Tapentadol is a μ-opioid receptor (MOR) agonist and norepinephrine reuptake inhibitor (NRI) with established efficacy in neuropathic pain in patients and intrinsic synergistic interaction of both mechanisms as demonstrated in rodents. In diabetic mice, we analyzed the central antihyperalgesic activity, the occurrence of site-site interaction, as well as the spinal contribution of opioid and noradrenergic mechanisms in a hotplate test. Tapentadol (0.1–3.16 µg/animal) showed full efficacy after intrathecal as well as after intracerebroventricular administration (ED50 0.42 µg/animal i.t., 0.18 µg/animal i.c.v.). Combined administration of equianalgesic doses revealed spinal-supraspinal synergy (ED50 0.053 µg/animal i.t. + i.c.v.). Morphine (0.001–10 µg/animal) also showed central efficacy and synergy (ED50 0.547 µg/animal i.t., 0.004 µg/animal i.c.v., 0.014 µg/animal i.t. + i.c.v.). Supraspinal potencies of tapentadol and morphine correlated with the 50-fold difference in their MOR affinities. In contrast, spinal potencies of both drugs were similar and correlated with their relative systemic potencies (ED50 0.27 mg/kg i.p. tapentadol, 1.1 mg/kg i.p. morphine). Spinal administration of the opioid antagonist naloxone or the α2-adrenoceptor antagonist yohimbine before systemic administration of equianalgesic doses of tapentadol (1 mg/kg i.p.) or morphine (3.16 mg/kg i.p.) revealed pronounced influence on opioidergic and noradrenergic pathways for both compounds. Tapentadol was more sensitive toward both antagonists than was morphine, with median effective dose values of 0.75 and 1.72 ng/animal i.t. naloxone and 1.56 and 2.04 ng/animal i.t. yohimbine, respectively. It is suggested that the antihyperalgesic action of systemically administered tapentadol is based on opioid spinal-supraspinal synergy, as well as intrinsic spinally mediated MOR-NRI synergy.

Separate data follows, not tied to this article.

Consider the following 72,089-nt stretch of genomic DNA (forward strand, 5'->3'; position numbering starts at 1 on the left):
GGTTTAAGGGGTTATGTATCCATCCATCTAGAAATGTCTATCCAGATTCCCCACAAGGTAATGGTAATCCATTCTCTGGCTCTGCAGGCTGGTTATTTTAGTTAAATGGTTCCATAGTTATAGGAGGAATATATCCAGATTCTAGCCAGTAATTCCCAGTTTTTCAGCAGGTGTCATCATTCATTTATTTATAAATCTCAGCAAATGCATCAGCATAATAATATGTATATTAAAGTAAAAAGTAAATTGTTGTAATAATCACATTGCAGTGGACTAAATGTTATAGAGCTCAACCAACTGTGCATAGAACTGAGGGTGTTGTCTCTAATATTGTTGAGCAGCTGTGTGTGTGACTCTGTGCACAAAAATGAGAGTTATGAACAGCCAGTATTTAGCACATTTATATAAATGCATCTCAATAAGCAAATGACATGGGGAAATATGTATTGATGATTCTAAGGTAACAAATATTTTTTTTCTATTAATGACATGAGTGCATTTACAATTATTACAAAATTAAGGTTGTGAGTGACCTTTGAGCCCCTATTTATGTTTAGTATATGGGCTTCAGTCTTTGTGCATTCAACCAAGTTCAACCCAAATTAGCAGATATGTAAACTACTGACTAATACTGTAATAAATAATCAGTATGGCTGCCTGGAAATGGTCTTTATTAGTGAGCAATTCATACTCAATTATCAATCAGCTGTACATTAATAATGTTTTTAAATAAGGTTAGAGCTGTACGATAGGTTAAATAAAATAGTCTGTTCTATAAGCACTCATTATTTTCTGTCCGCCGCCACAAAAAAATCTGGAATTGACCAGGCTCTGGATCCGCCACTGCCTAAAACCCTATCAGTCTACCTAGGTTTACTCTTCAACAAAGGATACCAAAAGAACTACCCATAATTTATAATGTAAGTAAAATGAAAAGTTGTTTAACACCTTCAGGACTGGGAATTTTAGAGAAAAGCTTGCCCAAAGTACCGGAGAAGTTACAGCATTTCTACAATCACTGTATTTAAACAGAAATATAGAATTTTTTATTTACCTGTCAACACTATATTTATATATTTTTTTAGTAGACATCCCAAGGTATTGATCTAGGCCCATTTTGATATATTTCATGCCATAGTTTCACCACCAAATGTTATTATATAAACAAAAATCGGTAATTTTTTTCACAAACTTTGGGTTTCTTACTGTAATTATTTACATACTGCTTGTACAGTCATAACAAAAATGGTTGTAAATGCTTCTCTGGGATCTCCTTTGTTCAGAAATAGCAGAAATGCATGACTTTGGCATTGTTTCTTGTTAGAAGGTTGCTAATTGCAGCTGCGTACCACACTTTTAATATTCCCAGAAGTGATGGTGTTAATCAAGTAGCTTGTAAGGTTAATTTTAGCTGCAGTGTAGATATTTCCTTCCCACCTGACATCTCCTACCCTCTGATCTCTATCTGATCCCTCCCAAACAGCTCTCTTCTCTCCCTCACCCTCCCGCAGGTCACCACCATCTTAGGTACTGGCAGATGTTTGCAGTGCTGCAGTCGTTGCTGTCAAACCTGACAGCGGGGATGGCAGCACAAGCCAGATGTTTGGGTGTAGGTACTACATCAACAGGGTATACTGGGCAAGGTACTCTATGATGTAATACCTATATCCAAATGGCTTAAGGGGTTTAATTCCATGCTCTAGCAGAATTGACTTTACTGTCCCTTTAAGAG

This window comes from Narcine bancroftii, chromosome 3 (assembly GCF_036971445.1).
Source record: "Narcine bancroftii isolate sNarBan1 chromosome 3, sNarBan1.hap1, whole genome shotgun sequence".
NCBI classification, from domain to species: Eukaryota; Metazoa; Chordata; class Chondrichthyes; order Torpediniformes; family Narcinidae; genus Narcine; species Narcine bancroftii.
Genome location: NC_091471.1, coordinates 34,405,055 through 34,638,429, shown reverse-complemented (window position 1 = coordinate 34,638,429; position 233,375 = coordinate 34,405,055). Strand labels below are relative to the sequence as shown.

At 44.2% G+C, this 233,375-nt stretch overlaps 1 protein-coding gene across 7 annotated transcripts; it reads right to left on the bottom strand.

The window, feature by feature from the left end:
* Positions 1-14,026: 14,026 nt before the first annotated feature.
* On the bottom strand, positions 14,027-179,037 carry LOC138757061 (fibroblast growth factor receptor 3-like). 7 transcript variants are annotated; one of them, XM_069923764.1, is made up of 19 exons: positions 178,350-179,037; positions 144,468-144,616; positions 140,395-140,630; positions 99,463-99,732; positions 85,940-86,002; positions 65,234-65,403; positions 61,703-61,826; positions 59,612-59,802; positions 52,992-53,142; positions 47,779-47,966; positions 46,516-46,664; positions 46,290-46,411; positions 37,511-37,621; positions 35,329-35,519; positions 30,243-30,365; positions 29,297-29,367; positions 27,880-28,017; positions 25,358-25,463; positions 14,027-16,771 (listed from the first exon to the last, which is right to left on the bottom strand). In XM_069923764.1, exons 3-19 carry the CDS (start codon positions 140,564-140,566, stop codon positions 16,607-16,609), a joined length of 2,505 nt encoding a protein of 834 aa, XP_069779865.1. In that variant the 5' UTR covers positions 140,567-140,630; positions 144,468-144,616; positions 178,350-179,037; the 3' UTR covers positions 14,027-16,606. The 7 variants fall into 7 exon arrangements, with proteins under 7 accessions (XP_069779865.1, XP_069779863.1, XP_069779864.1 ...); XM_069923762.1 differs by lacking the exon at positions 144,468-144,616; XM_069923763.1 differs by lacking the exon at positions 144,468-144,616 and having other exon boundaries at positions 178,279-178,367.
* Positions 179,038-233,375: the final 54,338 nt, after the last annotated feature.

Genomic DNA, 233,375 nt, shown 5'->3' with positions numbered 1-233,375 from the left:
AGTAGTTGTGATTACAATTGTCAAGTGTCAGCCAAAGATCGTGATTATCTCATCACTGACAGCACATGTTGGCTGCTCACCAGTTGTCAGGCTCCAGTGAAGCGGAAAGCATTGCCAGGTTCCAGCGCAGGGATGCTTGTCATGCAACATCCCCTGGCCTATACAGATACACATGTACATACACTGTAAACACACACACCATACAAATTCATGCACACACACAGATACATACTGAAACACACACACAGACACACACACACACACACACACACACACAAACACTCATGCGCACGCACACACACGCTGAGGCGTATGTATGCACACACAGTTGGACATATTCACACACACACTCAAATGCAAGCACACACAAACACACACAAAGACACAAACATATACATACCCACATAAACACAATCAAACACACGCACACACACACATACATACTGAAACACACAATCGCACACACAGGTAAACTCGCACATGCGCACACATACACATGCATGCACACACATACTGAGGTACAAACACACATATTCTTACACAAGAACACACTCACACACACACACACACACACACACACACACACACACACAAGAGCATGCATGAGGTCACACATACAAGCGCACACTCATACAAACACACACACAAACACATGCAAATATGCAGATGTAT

Neuropathic pain is defined as pain initiated or caused by a primary lesion or dysfunction in the nervous system and occurs as a common consequence of diabetes, as 16–26% of diabetic patients suffer from pain of diabetic polyneuropathy (Jensen et al., 2006). Although drugs with a number of different pharmacological mechanisms are available for treatment, many patients still suffer from neuropathic pain, and there is a great medical need for the development of alternative, more efficacious, and more tolerable treatment options (Finnerup et al., 2010). Streptozotocin (STZ) leads to the depletion of pancreatic islet cells, rendering rodents diabetic within 1 to 2 weeks after a single treatment. Symptoms of neuropathic pain such as hyperalgesia or allodynia can be demonstrated in these animals, and clinically effective drugs, such as the α2δ-selective Ca2+ channel subunit blocker pregabalin (Field et al., 1999) and the norepinephrine (NE)/serotonin reuptake inhibitors duloxetine (Kuhad et al., 2009) and venlafaxine (Marchand et al., 2003), have been reported to show efficacy in this rodent model of diabetic polyneuropathic pain. The analgesic efficacy of opioids such as morphine in neuropathic pain has been demonstrated in clinical studies (Finnerup et al., 2010). Expression analysis of µ-opioid receptors (MORs) in the dorsal root ganglia of rats with mononeuropathy reveals decreased mRNA levels and reduced inhibitory function of presynaptic spinal MOR (Kohno et al., 2005), which might explain the limitations of opioid analgesia seen with mechanical stimuli in mononeuropathic rats (Bian et al., 1999). In diabetic mice, morphine shows dose-dependent efficacy against heat hyperalgesia. However, heat nociception in nondiabetic controls is reduced in the same dose range, suggesting an antinociceptive rather than a selective antihyperalgesic effect of morphine in this model of polyneuropathic pain (Christoph et al., 2010).
Coadministration of morphine by the intrathecal and intracerebroventricular routes reveals spinal-supraspinal synergy in acute nociception, which might contribute to the high overall efficacy of opioids in moderate to severe pain states (Yeung and Rudy, 1980) and which was shown to involve bulbospinal MOR-induced spinal α2-adrenoceptor activation (Wigdor and Wilcox, 1987). In contrast, a similar site-site synergy could not be demonstrated in mononeuropathic pain models with mechanical stimulation (Bian et al., 1995), where multisegmental elevation of spinal dynorphin was shown to be involved (Bian et al., 1999; Malan et al., 2000; Lai et al., 2006). Intrathecal administration of dynorphin antiserum restored the site-site synergy, suggesting that the spinal cord is crucially important among the different levels of pain transmission along the neuraxis (Bian et al., 1999). To our knowledge, neither polyneuropathic pain states nor heat hyperalgesia have been tested for the occurrence of opioid site-site synergy.